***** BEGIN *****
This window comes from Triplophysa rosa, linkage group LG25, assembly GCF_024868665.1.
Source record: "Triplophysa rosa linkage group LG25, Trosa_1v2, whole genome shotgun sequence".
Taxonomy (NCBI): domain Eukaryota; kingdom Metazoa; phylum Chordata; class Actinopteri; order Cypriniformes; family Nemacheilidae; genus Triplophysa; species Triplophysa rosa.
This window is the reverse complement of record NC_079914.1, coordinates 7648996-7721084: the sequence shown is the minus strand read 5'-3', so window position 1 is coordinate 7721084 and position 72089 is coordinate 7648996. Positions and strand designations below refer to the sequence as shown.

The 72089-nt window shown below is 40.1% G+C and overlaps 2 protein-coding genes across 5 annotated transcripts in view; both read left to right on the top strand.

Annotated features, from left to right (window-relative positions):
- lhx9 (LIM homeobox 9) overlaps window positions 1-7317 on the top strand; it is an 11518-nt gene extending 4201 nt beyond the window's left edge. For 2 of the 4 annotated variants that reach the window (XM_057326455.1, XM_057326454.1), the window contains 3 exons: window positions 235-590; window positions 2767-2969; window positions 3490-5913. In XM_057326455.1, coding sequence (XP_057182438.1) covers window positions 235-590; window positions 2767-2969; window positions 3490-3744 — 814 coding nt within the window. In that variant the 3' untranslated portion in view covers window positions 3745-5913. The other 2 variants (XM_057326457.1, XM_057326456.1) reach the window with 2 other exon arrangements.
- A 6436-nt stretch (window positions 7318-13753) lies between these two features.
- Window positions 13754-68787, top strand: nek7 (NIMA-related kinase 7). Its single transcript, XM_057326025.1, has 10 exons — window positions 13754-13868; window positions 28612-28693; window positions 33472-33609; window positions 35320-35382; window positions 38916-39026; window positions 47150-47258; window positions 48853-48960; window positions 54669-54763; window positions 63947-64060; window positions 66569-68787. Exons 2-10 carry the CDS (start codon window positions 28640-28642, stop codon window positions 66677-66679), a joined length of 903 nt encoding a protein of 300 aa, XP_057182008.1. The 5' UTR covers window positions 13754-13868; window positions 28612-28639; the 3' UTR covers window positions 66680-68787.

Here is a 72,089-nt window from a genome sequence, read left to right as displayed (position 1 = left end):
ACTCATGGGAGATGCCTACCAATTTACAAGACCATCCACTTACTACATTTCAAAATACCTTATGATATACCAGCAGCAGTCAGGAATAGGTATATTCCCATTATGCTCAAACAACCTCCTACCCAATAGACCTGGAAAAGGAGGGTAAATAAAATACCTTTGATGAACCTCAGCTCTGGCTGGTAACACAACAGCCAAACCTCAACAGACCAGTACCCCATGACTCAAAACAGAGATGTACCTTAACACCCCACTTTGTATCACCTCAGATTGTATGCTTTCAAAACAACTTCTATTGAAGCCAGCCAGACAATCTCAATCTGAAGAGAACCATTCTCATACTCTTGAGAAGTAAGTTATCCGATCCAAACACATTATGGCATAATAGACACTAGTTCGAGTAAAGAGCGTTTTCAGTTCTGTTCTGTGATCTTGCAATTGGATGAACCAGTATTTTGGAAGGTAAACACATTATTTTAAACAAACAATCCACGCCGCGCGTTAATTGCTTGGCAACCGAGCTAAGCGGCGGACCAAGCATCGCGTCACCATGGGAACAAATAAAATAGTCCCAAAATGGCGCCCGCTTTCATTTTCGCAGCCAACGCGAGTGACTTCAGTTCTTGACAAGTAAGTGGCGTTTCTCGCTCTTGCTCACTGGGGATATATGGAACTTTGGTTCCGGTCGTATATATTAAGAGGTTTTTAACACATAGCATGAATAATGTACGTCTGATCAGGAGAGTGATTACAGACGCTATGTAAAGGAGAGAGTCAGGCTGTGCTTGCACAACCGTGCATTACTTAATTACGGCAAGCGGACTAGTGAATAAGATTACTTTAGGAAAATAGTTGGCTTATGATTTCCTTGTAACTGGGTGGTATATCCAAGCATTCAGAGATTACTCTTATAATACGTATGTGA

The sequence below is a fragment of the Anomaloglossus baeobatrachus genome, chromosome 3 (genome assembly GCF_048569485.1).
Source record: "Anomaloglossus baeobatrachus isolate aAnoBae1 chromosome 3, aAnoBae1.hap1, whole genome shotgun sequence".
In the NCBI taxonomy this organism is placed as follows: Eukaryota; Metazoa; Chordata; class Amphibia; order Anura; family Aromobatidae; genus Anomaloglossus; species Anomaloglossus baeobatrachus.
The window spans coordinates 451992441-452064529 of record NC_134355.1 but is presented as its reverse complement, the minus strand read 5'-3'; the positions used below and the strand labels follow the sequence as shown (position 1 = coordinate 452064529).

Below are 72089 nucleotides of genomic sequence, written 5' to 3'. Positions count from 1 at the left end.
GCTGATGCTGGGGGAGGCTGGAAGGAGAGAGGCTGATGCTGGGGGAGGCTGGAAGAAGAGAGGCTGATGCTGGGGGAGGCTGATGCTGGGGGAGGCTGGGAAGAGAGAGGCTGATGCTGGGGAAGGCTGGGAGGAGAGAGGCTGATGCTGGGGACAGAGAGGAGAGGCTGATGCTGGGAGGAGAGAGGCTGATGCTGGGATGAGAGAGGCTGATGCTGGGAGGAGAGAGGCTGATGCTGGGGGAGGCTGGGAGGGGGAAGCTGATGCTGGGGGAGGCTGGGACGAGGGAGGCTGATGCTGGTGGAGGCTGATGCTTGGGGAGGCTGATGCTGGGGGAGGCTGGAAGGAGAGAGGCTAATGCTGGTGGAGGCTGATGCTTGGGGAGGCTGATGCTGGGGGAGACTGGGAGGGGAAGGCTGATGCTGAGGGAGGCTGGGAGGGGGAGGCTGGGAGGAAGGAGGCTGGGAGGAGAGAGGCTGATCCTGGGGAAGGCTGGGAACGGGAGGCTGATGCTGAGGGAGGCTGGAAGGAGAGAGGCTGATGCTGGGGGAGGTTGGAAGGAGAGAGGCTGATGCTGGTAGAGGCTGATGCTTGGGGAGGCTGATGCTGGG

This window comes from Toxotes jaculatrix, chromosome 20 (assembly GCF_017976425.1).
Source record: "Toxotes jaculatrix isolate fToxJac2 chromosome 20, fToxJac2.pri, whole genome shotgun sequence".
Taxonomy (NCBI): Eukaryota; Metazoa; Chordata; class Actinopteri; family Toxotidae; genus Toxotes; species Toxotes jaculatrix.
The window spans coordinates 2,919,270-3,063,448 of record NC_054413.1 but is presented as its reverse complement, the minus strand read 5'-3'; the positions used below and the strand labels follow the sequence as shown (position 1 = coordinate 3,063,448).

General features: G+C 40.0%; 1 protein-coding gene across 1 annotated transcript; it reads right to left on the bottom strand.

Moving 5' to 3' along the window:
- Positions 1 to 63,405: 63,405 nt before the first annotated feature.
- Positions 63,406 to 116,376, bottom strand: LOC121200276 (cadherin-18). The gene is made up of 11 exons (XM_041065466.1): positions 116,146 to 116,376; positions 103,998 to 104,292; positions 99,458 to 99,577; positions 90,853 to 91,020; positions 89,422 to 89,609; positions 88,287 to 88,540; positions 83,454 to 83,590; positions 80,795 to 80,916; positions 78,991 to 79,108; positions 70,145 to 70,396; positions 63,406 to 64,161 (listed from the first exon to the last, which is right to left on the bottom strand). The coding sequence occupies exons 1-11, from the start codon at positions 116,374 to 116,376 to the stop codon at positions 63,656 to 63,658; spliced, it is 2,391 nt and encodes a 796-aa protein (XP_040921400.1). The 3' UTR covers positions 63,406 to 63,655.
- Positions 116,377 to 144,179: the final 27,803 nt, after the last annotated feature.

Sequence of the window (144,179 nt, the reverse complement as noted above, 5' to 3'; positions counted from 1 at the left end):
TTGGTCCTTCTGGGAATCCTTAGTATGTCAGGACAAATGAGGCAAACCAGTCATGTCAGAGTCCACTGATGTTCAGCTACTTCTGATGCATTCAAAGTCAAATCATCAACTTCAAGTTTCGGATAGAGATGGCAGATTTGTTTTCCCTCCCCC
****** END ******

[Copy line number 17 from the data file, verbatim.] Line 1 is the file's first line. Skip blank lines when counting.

GCTGATGCTGGGGGAGGCTGGAAGGAGAGAGGCTGATGCTGGGGGAGGCTGGAAGAAGAGAGGCTGATGCTGGGGGAGGCTGATGCTGGGGGAGGCTGGGAAGAGAGAGGCTGATGCTGGGGAAGGCTGGGAGGAGAGAGGCTGATGCTGGGGACAGAGAGGAGAGGCTGATGCTGGGAGGAGAGAGGCTGATGCTGGGATGAGAGAGGCTGATGCTGGGAGGAGAGAGGCTGATGCTGGGGGAGGCTGGGAGGGGGAAGCTGATGCTGGGGGAGGCTGGGACGAGGGAGGCTGATGCTGGTGGAGGCTGATGCTTGGGGAGGCTGATGCTGGGGGAGGCTGGAAGGAGAGAGGCTAATGCTGGTGGAGGCTGATGCTTGGGGAGGCTGATGCTGGGGGAGACTGGGAGGGGAAGGCTGATGCTGAGGGAGGCTGGGAGGGGGAGGCTGGGAGGAAGGAGGCTGGGAGGAGAGAGGCTGATCCTGGGGAAGGCTGGGAACGGGAGGCTGATGCTGAGGGAGGCTGGAAGGAGAGAGGCTGATGCTGGGGGAGGTTGGAAGGAGAGAGGCTGATGCTGGTAGAGGCTGATGCTTGGGGAGGCTGATGCTGGG